By Sarah Busching
While McKaleigh naps, I heat sugar, milk, and butter on the stove and make pralines, using up a half-empty bag of pecans. The whole house smells like caramel for the rest of the afternoon.
We spent this morning weeding, trying not to pull up any of the peas or carrots in the process. McKaleigh tracked in a lot of soil, so now the floors are muddy. I haven’t been able to get them clean. It’s easy enough to post a photo without floors in it, though.
When she wakes up, I feed her milk and a snack: a hard-boiled egg and some blueberries. Eggs are her favorite food, although it might be because “egg” is an easy word for a seventeen-month-old.
I put on our shoes so we can play in the yard. My daughter loves to collect the lichen-covered bark that litters the grass and to help me water the raised beds with collected rainwater. Lichen and leaves make a really pretty photo. Crows caw, and hawks shriek, and she tries to mimic both noises. I can’t get the dirt out from under my fingernails afterwards.
In the evening, just before Hunter returns from work, we feed the chickens table scraps and scratch grains. For dinner, I cook pasta with squash, serving it with rustic bread that I baked yesterday and a jar of homemade pickles. Hunter doesn’t do the dishes, even though we just had a healthy discussion about labor division. I try to wash them, but the longer I work, the worse they look. I leave them to soak overnight.
The next morning is rainy, so I give McKaleigh a metal bowl and a wooden spoon to play with. She bangs on it for minutes at a time, banging and banging and banging. I swallow Tylenol because the baby growing inside me is giving me blood-pressure headaches. The banging continues. I take the bowl away.
The Tylenol doesn’t really help, and I end up vomiting, my daughter watching from the doorway. I couldn’t eat anything for breakfast, and last night, I actually only ate the pickles and bread. The cooked vegetable smell made me nauseous. I’m already in my second trimester, but I haven’t posted about the fact my pregnancy nausea hasn’t ended. Being sick is supposed to be a good sign, and I don’t want to look whiney.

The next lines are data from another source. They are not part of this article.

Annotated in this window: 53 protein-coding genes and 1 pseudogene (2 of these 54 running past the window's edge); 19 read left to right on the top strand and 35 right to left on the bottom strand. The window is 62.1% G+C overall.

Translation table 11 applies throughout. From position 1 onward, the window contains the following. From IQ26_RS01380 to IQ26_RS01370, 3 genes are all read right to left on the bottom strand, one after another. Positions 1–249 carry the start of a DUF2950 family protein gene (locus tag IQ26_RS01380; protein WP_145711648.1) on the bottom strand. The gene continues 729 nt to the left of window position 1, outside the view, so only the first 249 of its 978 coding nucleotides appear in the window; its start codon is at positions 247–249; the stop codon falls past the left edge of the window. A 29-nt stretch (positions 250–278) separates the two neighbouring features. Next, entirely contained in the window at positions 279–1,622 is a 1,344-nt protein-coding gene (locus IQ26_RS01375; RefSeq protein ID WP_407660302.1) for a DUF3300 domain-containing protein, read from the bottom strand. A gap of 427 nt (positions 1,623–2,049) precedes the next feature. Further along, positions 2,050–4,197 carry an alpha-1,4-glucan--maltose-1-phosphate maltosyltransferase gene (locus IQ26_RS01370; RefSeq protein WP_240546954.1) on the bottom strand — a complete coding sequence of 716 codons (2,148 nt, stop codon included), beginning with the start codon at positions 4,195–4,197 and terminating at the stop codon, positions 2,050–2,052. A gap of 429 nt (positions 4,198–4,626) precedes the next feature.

It stops raining by mid-morning, so we put on our rainboots—they look especially cute with my ruffly maternity dress and McKaleigh’s prairie-style sundress—and go out to play. We put on our wide-brim hats for a photo, but take them off before playing. She stumbles in her boots and falls down almost immediately, coating her knees in muck.
Another chicken is dead. I must have missed her when I was shutting up the coop last night. But the fox hadn’t.
“Dead,” I tell McKaleigh.
“Dayyyd?” she exclaims.
The ground is muddy where I dig the grave, and it stays that way, even though the rest of the yard is drying out quickly. I post a photo of the day’s eggs, speckled with a little dirt and feathers, but I don’t mention the dead hen. One post about that was enough, the last one being fairly recent.
We started keeping chickens just before our daughter was born because it’s really important to me to grow and make as much of her food as possible. There are so many toxins in the food mass-produced for babies. I try not to give her plastic-packaged food, although sometimes it’s just unavoidable. But a lot of her diet is natural, clean foods, things that I make on our property. And it’s good for Hunter and me, too, since it’s rebalancing our guts’ microflora.
“Dayd dayd dayd,” McKaleigh says to herself.
I melt chocolate and milk in the crock pot after dinner, thinking Hunter (who I still haven’t told about the dead chicken), and I can watch a movie with our hot chocolate once McKaleigh is asleep. After I stage a photo of the mugs, though, my elbow somehow knocks them both to the floor, and the sound wakes up McKaleigh. Hunter goes up to quiet her down while I try to get the chocolate off the floor. It should easily wipe off tile, but instead it streaks brown everywhere, and I have to give up, leaving stains.
Apparently, Hunter notices there’s one fewer hen when he walks to his car in the morning because he texts me about it. I don’t respond.
Every photo I take today shows a filthy home. I don’t know how the mud has gotten all over; it hasn’t rained that much. None of my pictures are usable. I tell McKaleigh we’re going to have a “clean-up” afternoon, which she doesn’t understand, but she does get excited when I take out the dustpan and brush. Even though her little fingers can’t accomplish much, she’s occupied while I scrub. I can at least post a photo of clean-up time because it’s all right if there’s mess showing in that sort of scene.
But everything is just getting dirtier. I’m so frustrated I forget to start dinner, and there’s nothing cooking when Hunter comes home. McKaleigh and I are streaked with baking soda and vinegar, and our clothes are soaked in grease. The floors and the walls are the color of the chicken’s yard—I’ve forgotten to feed the chickens—and I can barely look at my husband.
“I don’t know what’s going on,” I whisper.
“Honey, you’re leaking,” he says.
I look down at my hands, which are, in fact, leaking the filth that’s swamped my home. My fingertips drip mud onto the mop handle. I’ll never be able to post a photo of this.